Housing Market Lures Buyers to Maury County

Maury AllianceEconomic News

, For The Tennessean8:05 a.m. CST December 18, 2016

When Bill Tucker decided to downsize from his large, three-story house, he made a decision that might have been surprising just a few years ago.

Tucker bought a house in Maury County, the next county south of Williamson County along I-65. And he isn’t alone. A combination of lower home prices, a slower pace of life and a convenient location close to shopping and employment centers is attracting downsizers, retirees and families to Maury County.

“I needed a smaller house, so I’m moving south. I’m moving a little bit to the country,” said Tucker, who is moving from a home close to downtown Franklin.

“Maury is being discovered. I’m fortunate to be in one of the early developments,” he said.

His home is being built by Regent Homes in the new Homestead at Carter’s Creek subdivision in Columbia. The company expects to build up to 250 homes, all with large yards and exteriors of brick, stone and siding. Prices range from the $260,000s to the $350,000s, said Regent President David McGowan.

“The same house in Franklin would cost $450,000,” he said.

The company also builds homes in Columbia’s Arden Village subdivision, where just five homes remain to be bought. Prices range from $229,900 to $259,900.

“It’s taken off. Every home that goes up sells,” said Lisa Watson, a Realtor for Regent who sells homes in Arden Village and in Homestead.

Location is a big reason. Residents of both subdivisions have quick access to I-65. The Crossings shopping center, which has a Super Target and other stores, is nearby.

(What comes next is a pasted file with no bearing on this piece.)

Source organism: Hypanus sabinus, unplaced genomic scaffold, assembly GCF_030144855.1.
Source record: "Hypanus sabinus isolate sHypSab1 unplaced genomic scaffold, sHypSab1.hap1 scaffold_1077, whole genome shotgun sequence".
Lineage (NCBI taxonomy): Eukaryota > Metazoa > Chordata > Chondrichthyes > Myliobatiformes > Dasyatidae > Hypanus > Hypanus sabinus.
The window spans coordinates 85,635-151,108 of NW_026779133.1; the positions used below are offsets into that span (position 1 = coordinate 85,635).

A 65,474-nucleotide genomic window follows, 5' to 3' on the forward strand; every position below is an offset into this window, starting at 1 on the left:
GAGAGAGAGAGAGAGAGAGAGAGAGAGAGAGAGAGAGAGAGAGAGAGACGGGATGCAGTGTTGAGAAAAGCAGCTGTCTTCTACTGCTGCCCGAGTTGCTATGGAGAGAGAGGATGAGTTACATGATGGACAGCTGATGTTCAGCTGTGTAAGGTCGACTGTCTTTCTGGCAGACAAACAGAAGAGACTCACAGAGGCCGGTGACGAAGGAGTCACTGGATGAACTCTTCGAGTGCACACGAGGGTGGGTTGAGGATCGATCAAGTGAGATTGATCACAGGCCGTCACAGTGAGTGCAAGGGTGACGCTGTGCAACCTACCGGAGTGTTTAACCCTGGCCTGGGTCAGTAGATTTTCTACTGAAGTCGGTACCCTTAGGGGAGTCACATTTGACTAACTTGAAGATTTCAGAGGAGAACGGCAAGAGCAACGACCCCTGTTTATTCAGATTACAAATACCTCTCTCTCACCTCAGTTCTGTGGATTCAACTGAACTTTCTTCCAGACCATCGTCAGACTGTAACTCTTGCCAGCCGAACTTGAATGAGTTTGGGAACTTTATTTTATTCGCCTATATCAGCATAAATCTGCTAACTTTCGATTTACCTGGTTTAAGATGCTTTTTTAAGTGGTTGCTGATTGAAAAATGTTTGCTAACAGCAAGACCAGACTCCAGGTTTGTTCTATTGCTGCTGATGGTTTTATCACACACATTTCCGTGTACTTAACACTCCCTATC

In the nearby Cross Gate subdivision, John Maher Builders is building an additional 23 homes. Prices are around $400,000 for a home with four bedrooms and three full baths.

“It is a hot spot,” said Realtor Terri Rutherford.

The number of new homes being built in Columbia has more than tripled in three years. The city issued 77 building permits in 2014 and 157 in 2015. By early December, the number of permits issued this year totaled 292.

As the Nashville region grows and home prices go up, growing numbers of people who are relocating from nearby cities or from other states are choosing Columbia and Maury County, said Rutherford.

“A lot of people are moving out of the city to a quieter atmosphere. A lot of people are moving from cities like L.A. They realize that to get what they’re looking for, they have to move a bit farther south,” said Rutherford, who owns the local office of Re/Max Fine Homes.

National home builder Del Webb is counting on that trend. The company, which builds active-senior communities across the country, is developing Southern Springs on the Maury County side of Spring Hill. The city straddles the Williamson-Maury county line.

Southern Springs will have 600 homes for owners 55 and older. Del Webb is developing the subdivision on about 309 acres near Saturn Parkway.

Interest in the community is growing. When the company hosted a two-day preview event in October, more than 800 potential buyers sent an RSVP. Del Webb expects to hold a grand opening next spring.

“There continues to be strong interest and demand for an active adult community in the greater Nashville area. Many out-of-state baby boomers have strong interest in moving to Nashville because of the low cost of living and the four-season climate, but especially because many of their children and grandchildren have moved to Nashville,” said Chad Ramsey, Del Webb’s director of sales for Tennessee operations.

Additionally, in-state baby boomers are attracted to the Del Webb lifestyle but may want to continue working.

“Southern Springs by Del Webb is ideally situated to employment corridors and highways,” said Ramsey.

Tucker said he was happy to discover Columbia and a home where he could downsize and still be within quick driving distance of his church in Nashville and his business clients. He’s even looking forward to mowing his own lawn again.

“Maybe getting back to the lawnmower life will be good for me,” he said.

The original article can be found through the Tennessean HERE

 

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